NCEE Brief No. 3, April 1989
Amy Wells and Wendy Schwartz
That some people become successful professionally despite severe disadvantages in their early lives has long been evident, but reasons for their achievements have remained obscure. Now, however, two reports on the familial, social, and academic experiences and personality traits of such people have identified some factors that may make the difference (Harrington & Boardman, 1989a, 1989b). While these factors vary with the individuals, and interact with race and gender differences, they suggest ways that similarly disadvantaged youths may be helped to achieve.
A brief discussion of Harrington and Boardman's study, upon which their two reports were based, follows.
The subjects of the study were 100 black and white men and women with high occupational status (upper middle class of professional class) in business, academia, or government. All were mid-career, aged 40 to 55.
Sixty subjects came from disadvantaged backgrounds; of these, 15 were white men, 15 black men, 15 white women, and 15 black women. Their parents were not high school graduates and they held low status jobs while the subjects were growing up. The remaining 40 subjects--the control group--consisted of 10 white men, 10 black men, 10 white women, and 10 black women. These people had at least one parent who graduated from high school and/or held higher status jobs.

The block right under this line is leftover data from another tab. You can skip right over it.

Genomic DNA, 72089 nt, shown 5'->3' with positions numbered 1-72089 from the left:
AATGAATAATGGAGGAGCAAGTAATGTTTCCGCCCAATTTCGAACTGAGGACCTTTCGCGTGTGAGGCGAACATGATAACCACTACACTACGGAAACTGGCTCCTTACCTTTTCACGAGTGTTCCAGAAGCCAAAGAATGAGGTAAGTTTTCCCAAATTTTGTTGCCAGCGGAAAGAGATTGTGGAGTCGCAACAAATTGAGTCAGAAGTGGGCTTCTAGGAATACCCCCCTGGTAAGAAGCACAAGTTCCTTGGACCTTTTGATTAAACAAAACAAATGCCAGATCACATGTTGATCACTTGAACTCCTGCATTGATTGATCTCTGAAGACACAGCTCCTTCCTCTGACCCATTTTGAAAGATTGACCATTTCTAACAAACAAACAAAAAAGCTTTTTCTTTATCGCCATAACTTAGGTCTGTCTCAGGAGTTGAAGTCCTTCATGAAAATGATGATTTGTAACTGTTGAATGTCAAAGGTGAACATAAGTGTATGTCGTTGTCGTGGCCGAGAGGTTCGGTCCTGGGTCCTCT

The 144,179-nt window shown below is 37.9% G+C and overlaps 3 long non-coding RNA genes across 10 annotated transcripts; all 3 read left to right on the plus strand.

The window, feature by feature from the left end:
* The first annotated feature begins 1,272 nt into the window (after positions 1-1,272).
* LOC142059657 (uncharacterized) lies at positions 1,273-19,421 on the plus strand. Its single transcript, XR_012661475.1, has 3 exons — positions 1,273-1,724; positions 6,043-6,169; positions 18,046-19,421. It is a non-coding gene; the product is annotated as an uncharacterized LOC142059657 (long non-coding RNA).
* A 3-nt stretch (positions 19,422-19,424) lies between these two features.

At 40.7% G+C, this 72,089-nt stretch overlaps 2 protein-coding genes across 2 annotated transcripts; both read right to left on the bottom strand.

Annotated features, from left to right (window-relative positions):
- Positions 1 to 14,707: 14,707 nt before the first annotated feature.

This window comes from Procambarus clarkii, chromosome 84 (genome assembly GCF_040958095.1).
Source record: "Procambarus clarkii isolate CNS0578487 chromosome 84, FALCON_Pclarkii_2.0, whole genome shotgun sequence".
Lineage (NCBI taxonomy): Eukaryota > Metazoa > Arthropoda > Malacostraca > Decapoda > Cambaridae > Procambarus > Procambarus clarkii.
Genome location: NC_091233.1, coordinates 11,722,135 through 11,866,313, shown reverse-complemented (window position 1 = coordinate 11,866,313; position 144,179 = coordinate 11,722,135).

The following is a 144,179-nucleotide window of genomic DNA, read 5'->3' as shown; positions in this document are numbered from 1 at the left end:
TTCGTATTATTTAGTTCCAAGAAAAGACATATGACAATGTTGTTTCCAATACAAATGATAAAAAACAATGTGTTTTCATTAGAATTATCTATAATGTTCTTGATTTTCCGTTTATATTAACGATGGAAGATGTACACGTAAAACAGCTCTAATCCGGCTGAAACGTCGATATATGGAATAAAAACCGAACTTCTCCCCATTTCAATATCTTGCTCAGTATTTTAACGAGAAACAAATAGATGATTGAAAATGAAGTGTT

Questions elicited extensive biographical information, accounts of significant incidents in the subjects' lives, and descriptions of influential people. They also covered the subjects' personality characteristics, especially their personal resources (motivational and personality orientation) and personal strategies for coping with and defending against stress and adversity.
Responses were taped for later analysis by social and clinical psychologists or psychological anthropologists who could listen for feeling and tone in the subjects' voices as well as interpret the content of the answers.